During 1924 releases in the ZONOPHONE RECORD N series from Nl441 upwards were given Green labels with a simply overprinting of the ‘dog and gramophone’ trademark in gold print. From N1441 up to Nl493 the X3-, or X7- ‘Zonophone’ coupling numbers were used, but from Nl494 all subsequent releases used the ‘Gramophone’ block numbering system, and with this change those ZONOPHONE RECORD’s which were still in the catalogue were given HIS MASTER’S VOICE Green Dog labels, until such titles were deleted. In essence the introduction of the HIS MASTER’S VOICE Green dog label marks the demise of the ZONOPHONE RECORD labelled disc in India. HIS MASTER’S VOICE – Green Dog label continued to be sold at the old ZONOPHONE RECORD price of 2 rupees and 12 annas, at least up until 1928 and the introduction of the TWIN label, but by then the N- series had become the mid-priced label sandwiched between the cheaper priced TWIN label and the higher priced P- series of HIS MASTER’S VOICE label.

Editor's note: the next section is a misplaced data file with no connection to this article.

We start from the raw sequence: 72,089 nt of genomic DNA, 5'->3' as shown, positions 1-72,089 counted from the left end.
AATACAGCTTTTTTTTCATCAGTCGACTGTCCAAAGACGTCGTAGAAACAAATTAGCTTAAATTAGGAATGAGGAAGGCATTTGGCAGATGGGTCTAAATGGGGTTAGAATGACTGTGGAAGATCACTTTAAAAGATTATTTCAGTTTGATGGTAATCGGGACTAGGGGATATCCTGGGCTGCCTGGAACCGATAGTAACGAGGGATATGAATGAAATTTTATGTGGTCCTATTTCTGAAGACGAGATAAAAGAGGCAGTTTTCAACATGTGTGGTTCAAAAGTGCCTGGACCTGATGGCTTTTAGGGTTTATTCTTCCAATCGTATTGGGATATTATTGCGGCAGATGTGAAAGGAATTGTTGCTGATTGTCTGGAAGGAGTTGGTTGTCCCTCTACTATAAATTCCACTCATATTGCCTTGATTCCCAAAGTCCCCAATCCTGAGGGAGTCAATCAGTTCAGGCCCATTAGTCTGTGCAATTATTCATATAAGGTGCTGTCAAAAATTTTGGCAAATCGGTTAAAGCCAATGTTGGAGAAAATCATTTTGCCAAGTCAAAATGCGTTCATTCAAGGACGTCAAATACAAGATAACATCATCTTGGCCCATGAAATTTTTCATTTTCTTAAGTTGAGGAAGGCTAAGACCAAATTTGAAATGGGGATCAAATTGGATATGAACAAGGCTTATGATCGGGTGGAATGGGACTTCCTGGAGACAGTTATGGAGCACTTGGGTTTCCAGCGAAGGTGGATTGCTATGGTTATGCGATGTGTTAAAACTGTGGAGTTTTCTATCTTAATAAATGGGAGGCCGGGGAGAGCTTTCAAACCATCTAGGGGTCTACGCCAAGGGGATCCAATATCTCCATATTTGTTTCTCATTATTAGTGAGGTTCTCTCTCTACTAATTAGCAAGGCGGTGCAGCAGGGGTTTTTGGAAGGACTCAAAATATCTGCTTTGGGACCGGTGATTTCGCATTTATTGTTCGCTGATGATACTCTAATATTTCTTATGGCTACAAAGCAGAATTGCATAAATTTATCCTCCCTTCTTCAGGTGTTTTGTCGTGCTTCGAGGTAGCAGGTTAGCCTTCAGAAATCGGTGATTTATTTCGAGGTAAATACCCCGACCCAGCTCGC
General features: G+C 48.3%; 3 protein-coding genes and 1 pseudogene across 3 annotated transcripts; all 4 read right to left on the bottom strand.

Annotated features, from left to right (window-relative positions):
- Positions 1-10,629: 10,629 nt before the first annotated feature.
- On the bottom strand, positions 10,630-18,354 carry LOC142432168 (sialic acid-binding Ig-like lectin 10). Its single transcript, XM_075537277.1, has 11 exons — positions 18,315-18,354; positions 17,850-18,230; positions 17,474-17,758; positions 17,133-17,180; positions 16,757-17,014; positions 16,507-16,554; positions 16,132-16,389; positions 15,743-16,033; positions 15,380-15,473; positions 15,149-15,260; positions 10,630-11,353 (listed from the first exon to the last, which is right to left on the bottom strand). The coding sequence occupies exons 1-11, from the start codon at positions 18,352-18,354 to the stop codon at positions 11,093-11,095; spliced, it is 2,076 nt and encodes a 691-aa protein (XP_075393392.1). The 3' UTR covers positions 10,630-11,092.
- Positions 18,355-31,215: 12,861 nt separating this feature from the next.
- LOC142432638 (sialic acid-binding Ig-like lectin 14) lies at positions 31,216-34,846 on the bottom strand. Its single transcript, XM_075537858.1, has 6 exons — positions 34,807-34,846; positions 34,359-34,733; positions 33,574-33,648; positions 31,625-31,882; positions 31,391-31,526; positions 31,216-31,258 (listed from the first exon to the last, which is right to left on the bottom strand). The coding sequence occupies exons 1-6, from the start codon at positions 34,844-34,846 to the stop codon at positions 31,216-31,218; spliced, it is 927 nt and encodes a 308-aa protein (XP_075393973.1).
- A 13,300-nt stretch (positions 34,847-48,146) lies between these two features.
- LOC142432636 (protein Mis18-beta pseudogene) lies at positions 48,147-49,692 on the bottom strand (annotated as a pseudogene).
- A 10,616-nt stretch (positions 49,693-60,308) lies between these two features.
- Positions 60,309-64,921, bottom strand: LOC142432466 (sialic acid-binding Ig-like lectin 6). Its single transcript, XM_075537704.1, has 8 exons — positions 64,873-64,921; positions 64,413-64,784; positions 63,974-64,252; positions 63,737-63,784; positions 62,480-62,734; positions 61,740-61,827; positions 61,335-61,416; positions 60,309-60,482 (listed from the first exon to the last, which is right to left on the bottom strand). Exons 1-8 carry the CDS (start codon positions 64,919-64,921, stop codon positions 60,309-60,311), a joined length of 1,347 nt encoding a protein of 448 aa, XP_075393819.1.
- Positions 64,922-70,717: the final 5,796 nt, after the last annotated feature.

Losing Matrix and Coupling numbers
Tracing out every Indian matrix recorded by the company or just the main recordings made by a particular artist has been a complex and bewildering task for any researcher or record collector, and the above information is not the end of the story for even these ‘matrix’ numbers or releases under the various labels mentioned here. In several instances – recordings were held in reserve for up to ten years in some cases and only issued upon the death of a performer or in competition with another version of the same song or tune issued by a rival record company.
Many record collectors and researchers of Indian recordings have simply noted the P- number when dealing with HIS MASTER’S VOICE discs or the N-number on ZONOPHONE RECORD’s and in doing so have lost the relevance of both the ‘matrix’ and ‘coupling’ numbers which up until 1928 were always accessible on the disc face or printed label. Armed with the explanation of how The Gramophone Co. Ltd., in India marketed their products, notating these other numbers provides the “real” clues as to when a recording was ‘taken’ and subsequently placed on the market, and thus are of far greater importance than the ‘catalogue’ number which primarily is given to simplify the process of ordering the disc required by the dealer for sale to the record buying public.